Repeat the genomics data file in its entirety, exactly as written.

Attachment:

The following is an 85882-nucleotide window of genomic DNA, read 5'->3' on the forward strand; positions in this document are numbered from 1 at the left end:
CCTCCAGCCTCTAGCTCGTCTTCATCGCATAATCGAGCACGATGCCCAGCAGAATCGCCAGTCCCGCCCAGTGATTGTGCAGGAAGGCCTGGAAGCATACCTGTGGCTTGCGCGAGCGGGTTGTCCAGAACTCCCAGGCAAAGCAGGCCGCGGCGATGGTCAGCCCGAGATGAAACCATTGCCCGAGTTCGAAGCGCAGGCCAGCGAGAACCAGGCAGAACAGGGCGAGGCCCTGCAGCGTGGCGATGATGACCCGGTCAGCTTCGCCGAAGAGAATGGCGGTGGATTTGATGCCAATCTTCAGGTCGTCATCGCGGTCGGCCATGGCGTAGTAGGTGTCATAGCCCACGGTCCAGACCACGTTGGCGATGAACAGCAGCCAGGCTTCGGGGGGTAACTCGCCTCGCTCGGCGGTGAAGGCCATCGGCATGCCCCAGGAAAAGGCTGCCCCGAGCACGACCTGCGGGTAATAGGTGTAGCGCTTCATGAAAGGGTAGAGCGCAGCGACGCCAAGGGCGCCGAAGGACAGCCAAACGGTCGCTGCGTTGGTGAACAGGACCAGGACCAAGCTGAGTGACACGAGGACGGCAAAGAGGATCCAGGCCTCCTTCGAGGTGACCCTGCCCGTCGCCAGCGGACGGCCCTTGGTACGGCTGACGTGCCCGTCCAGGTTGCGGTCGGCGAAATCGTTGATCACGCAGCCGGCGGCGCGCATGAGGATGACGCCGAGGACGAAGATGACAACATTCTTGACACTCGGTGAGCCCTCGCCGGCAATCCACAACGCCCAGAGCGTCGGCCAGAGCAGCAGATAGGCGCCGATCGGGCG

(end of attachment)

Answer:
The following is an 85882-nucleotide window of genomic DNA, read 5'->3' on the forward strand; positions in this document are numbered from 1 at the left end:
CCTCCAGCCTCTAGCTCGTCTTCATCGCATAATCGAGCACGATGCCCAGCAGAATCGCCAGTCCCGCCCAGTGATTGTGCAGGAAGGCCTGGAAGCATACCTGTGGCTTGCGCGAGCGGGTTGTCCAGAACTCCCAGGCAAAGCAGGCCGCGGCGATGGTCAGCCCGAGATGAAACCATTGCCCGAGTTCGAAGCGCAGGCCAGCGAGAACCAGGCAGAACAGGGCGAGGCCCTGCAGCGTGGCGATGATGACCCGGTCAGCTTCGCCGAAGAGAATGGCGGTGGATTTGATGCCAATCTTCAGGTCGTCATCGCGGTCGGCCATGGCGTAGTAGGTGTCATAGCCCACGGTCCAGACCACGTTGGCGATGAACAGCAGCCAGGCTTCGGGGGGTAACTCGCCTCGCTCGGCGGTGAAGGCCATCGGCATGCCCCAGGAAAAGGCTGCCCCGAGCACGACCTGCGGGTAATAGGTGTAGCGCTTCATGAAAGGGTAGAGCGCAGCGACGCCAAGGGCGCCGAAGGACAGCCAAACGGTCGCTGCGTTGGTGAACAGGACCAGGACCAAGCTGAGTGACACGAGGACGGCAAAGAGGATCCAGGCCTCCTTCGAGGTGACCCTGCCCGTCGCCAGCGGACGGCCCTTGGTACGGCTGACGTGCCCGTCCAGGTTGCGGTCGGCGAAATCGTTGATCACGCAGCCGGCGGCGCGCATGAGGATGACGCCGAGGACGAAGATGACAACATTCTTGACACTCGGTGAGCCCTCGCCGGCAATCCACAACGCCCAGAGCGTCGGCCAGAGCAGCAGATAGGCGCCGATCGGGCG